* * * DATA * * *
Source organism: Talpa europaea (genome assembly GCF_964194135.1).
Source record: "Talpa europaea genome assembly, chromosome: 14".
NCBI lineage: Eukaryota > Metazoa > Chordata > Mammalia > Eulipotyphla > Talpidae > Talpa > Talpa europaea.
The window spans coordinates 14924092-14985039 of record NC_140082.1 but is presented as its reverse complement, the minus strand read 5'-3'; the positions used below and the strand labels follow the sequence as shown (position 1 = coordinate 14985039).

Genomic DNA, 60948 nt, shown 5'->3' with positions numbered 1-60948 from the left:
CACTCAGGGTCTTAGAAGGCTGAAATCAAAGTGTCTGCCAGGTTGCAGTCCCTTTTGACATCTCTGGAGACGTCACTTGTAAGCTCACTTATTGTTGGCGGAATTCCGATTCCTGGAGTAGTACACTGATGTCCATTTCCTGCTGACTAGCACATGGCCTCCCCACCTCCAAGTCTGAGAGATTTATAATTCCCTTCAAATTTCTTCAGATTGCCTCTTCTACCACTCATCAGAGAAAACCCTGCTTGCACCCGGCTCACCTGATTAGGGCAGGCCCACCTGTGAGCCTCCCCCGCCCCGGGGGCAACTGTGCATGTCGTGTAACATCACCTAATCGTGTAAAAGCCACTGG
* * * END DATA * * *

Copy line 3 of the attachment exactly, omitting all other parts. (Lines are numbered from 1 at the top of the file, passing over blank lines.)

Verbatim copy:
NCBI lineage: Eukaryota > Metazoa > Chordata > Mammalia > Eulipotyphla > Talpidae > Talpa > Talpa europaea.